A corporation incorporated under the Canada Business Corporations Act is also required to deliver its report to each shareholder, along with its annual financial statements.
The Act gives significant investigative powers to persons designated by the minister and the minister has broad power to require an entity to take any measures that the minister considers necessary to ensure compliance.
Every person or entity that fails to comply with the Act (including by failing to prepare a report or make a report publicly available, by failing to assist in an investigation, by obstructing an investigation or by failing to comply with a corrective order), is guilty of an offence punishable on summary conviction and liable to a fine of not more than $250,000. Every person or entity that knowingly makes any false or misleading information or knowingly provides false or misleading information to the minister or one of the minister’s designates is also guilty of an offence punishable on summary conviction and liable to a fine of not more than $250,000.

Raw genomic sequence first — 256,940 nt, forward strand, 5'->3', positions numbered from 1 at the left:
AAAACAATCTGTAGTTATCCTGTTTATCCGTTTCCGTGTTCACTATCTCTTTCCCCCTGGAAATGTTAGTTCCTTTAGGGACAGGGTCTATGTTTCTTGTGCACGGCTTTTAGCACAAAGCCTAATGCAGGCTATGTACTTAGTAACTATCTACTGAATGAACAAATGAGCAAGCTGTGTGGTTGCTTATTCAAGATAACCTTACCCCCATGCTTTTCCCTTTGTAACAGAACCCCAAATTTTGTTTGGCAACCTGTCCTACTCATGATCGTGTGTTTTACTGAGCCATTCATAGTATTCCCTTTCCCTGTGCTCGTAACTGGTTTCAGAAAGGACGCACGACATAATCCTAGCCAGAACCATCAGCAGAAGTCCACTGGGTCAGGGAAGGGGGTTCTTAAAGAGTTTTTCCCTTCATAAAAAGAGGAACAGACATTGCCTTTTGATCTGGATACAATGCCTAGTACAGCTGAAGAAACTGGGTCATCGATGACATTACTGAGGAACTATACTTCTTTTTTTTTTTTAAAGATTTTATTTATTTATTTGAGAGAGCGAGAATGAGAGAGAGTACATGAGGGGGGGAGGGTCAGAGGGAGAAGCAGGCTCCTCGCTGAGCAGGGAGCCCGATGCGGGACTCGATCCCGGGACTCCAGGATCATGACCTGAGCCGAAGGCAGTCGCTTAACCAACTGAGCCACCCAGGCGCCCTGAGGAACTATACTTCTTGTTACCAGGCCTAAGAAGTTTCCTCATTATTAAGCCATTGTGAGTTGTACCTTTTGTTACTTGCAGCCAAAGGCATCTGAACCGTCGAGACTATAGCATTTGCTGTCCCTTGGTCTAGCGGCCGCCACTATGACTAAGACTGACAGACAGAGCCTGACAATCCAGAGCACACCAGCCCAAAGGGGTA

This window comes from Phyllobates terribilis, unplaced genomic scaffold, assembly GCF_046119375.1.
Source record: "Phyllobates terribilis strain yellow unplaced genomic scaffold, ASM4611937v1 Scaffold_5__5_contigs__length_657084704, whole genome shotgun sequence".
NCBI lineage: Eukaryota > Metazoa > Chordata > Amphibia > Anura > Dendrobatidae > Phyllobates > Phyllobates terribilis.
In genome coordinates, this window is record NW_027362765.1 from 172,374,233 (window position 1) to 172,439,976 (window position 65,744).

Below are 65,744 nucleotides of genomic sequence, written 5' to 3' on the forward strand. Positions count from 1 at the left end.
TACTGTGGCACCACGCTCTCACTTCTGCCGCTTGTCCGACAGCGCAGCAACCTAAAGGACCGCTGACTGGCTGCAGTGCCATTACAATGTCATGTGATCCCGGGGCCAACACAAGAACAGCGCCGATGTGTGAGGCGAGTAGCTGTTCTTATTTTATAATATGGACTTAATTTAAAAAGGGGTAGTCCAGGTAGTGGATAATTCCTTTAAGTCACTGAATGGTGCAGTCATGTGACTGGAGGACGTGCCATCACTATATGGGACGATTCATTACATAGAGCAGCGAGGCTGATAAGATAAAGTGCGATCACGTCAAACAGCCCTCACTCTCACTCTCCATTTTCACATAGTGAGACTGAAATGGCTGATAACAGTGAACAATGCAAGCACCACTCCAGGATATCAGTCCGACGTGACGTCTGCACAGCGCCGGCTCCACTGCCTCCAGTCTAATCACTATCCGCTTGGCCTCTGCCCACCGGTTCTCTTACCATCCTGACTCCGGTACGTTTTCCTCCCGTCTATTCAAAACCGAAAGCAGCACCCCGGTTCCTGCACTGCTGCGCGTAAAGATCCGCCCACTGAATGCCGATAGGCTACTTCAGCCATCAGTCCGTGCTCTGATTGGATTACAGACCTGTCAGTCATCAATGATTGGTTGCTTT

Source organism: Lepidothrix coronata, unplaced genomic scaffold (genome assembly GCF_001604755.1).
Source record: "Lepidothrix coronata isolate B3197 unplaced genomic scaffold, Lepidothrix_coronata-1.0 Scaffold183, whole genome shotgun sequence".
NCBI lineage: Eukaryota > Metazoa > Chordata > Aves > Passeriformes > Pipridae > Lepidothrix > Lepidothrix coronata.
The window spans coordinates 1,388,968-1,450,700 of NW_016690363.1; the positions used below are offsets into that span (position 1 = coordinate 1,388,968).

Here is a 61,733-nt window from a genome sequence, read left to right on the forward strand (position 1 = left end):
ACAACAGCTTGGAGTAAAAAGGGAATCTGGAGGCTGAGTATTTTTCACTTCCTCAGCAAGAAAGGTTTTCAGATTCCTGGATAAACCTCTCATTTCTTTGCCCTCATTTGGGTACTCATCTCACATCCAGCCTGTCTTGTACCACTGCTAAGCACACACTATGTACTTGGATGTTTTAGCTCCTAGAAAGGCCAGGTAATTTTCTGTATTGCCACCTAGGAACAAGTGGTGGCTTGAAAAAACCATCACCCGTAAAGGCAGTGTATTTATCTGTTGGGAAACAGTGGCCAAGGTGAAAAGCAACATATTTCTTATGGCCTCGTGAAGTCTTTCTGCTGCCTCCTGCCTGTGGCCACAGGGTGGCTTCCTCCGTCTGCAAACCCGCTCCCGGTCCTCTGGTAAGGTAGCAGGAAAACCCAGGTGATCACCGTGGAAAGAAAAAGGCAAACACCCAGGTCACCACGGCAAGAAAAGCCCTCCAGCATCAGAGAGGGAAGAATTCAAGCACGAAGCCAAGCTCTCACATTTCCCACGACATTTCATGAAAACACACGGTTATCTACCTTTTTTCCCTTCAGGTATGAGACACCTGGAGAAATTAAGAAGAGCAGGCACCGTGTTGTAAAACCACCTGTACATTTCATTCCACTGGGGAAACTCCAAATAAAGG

In addition, if a person or entity commits an offence under the Act, any director, officer or agent or mandatory of the person or entity who directed, authorized, assented to, acquiesced in or participated in its commission is also guilty of the offence and liable on conviction to the punishment provided for the offence, whether or not the person or entity has been prosecuted or convicted.
Customs Tariff amendment
The Act also amends the Customs Tariff by including child labour in the prohibition against importing goods into Canada that are mined, manufactured or produced wholly or in part by forced labour, and by importing the definitions of the terms “forced labour” and “child labour” from the Act into the Customs Tariff prohibition.
Although entities with material supply chain risk may already be engaged in diligence and reporting exercises, the Act is likely to capture many entities that have not previously considered potential modern slavery issues. With reports under the Act due in just over one year, such entities need to turn their minds to compliance.